6ohm or 8ohm

WesmoWesmo Posts: 74
edited April 2002 in Technical/Setup
I just bought a new onkyo 696 receiver yesterday (quite awesome!), and am running 600i's for the front, a 245i for the center, and pioneer rears. I was wondering if it would be best to set the receiver to 6ohm or 8ohm. Would i risk damaging anything with the lower resistance?
Post edited by Wesmo on

Comments

  • Ron-PRon-P Spaceman Spiff Posts: 8,511
    edited April 2002
    Your speakers are rated at 8ohm.


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  • SystemSystem Posts: 14,994
    edited April 2002
    4/8 or 6/8 ohm switches, as far as I know, are a UL requirement (for some equipment) that actually lower your potential power output when running lower-ohm speakers, in order to keep you from frying the receiver. However, this would seem to increase the possibility of clipping, due to less power output when the switch is set to 4 or 6. If you have a switch like this, I think that you are better off with 8-ohm speakers & the switch set at 8 ohms. You can run lower-ohm speakers, but the presence of such a switch is a sign that the receiver is a "borderline" case when it comes to running lower-ohm loads. If someone has more insight into this, please contribute. I originally thought that these switches were wonderful devices that allowed the use of a greater variety of speakers, but the bulk of what I've read about them lately indicates that they are in essence, a great argument for seperates!:confused:
  • RuSsMaNRuSsMaN Posts: 17,995
    edited April 2002
    I have an older Nad receiver with a '4ohm normal - 8ohm high' switch.....can't tell a bit of difference running 8 ohm speakers.

    Cheers,
    Russ
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  • gidrahgidrah Posts: 3,025
    edited April 2002
    I agree with Ron-P. Your speakers are rated for 8ohms (I think) and should be treated as such.

    Russ - I too have mine set to 4-6 ohm and haven't found a difference in sound. I swap speakers often and would like to be prepared. But if I ever get a chance to audition some 16 ohm(ers), I'll make sure to flip the switch.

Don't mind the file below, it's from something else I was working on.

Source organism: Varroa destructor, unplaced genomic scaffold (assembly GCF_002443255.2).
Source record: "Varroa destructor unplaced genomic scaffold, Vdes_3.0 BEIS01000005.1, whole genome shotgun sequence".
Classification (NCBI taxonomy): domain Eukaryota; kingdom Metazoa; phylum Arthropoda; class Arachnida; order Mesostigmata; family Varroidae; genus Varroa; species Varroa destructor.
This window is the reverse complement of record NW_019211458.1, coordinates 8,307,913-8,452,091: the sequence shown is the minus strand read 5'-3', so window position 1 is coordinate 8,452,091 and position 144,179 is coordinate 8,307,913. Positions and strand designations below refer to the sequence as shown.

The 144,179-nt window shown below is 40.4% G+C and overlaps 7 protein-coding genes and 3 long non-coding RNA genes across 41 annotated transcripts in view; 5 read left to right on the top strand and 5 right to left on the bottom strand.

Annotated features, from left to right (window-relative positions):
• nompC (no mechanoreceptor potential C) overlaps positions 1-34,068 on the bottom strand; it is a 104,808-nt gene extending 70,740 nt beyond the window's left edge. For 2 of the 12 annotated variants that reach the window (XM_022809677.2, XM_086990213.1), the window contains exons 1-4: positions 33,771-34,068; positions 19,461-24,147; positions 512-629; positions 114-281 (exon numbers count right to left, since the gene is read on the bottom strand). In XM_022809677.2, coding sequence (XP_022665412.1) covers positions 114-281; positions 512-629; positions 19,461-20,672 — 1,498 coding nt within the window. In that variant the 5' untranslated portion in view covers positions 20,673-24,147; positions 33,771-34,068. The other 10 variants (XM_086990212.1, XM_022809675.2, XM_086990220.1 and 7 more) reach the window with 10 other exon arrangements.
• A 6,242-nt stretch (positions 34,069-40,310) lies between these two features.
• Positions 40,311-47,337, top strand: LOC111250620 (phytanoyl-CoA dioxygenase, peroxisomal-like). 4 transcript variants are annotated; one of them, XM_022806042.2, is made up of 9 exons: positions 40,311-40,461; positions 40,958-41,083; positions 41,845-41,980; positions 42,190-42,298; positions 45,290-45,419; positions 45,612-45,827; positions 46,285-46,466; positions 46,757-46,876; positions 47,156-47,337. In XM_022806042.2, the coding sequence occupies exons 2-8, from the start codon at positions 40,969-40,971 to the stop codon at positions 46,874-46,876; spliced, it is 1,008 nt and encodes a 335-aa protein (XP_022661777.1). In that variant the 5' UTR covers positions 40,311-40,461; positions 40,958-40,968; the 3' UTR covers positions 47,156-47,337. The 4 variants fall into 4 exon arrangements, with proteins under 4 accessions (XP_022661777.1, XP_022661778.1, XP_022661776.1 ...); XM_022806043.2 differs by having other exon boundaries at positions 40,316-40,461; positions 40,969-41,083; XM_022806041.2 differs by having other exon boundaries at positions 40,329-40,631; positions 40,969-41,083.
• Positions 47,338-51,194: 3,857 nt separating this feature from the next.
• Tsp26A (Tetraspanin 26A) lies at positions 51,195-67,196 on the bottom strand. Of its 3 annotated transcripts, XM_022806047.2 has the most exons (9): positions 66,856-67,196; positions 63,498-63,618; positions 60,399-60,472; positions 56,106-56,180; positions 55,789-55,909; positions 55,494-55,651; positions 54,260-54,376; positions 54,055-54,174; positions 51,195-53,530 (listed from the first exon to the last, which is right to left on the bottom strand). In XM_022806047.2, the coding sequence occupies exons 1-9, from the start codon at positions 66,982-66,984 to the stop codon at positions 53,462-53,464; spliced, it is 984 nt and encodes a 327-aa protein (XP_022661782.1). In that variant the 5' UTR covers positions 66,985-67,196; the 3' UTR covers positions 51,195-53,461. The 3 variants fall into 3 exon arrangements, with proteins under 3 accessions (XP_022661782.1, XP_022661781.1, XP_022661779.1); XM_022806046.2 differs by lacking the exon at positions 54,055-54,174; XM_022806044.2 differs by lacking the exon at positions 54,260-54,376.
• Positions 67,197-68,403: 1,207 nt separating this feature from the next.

meestercleef - The presence of these switches does indeed verify the need of seperates. But you have to admit rcvr manufacturers are finally admitting to the need of driving these more difficult loads. Before it was a hit and miss. I also have a different understanding than you on watts/ohm. To the best of my knowledge 1/2 the ohms=2x wattage (in a nutshell). This isn't always true and the waves can be clipped accordingly (my case= 120@8 & 120@4) to somebody expecting the 1/2Ohm=2xWATTS rule.
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  • SystemSystem Posts: 14,994
    edited April 2002
    This is getting confusing. One explanation I read stated that UL certification requirements cause the recvr's max rated wattage to be reduced when 4 ohm switch used. But--if lower ohm spkrs cause increased current draw, then perhaps the 4 ohm switch is merely a "balancing" device that compensates for the increased draw caused by the 4-ohm spkrs, thereby causing everything to basically come out equal in the end? Does this make any sense?
  • rkrooneyrkrooney Posts: 5
    edited April 2002
    Actuallly it depends on your pioneer speakers. Your Onkyo manual will tell you to select "4 ohms" if even one of your speakers is between 4 and 6 ohms. If your pioneers are 6 to 8 ohms then select the "6 ohm" setting.
  • 20hz20hz Posts: 643
    its simple the lower impedance setting just increases the voltage to the out put transistors THUS making it a SAFER setting in case you run different impedance speakers .
    this came from a amplifier repair tech
  • TNTsTunesTNTsTunes Posts: 728
    20hz wrote: »
    its simple the lower impedance setting just increases the voltage to the out put transistors THUS making it a SAFER setting in case you run different impedance speakers .
    this came from a amplifier repair tech

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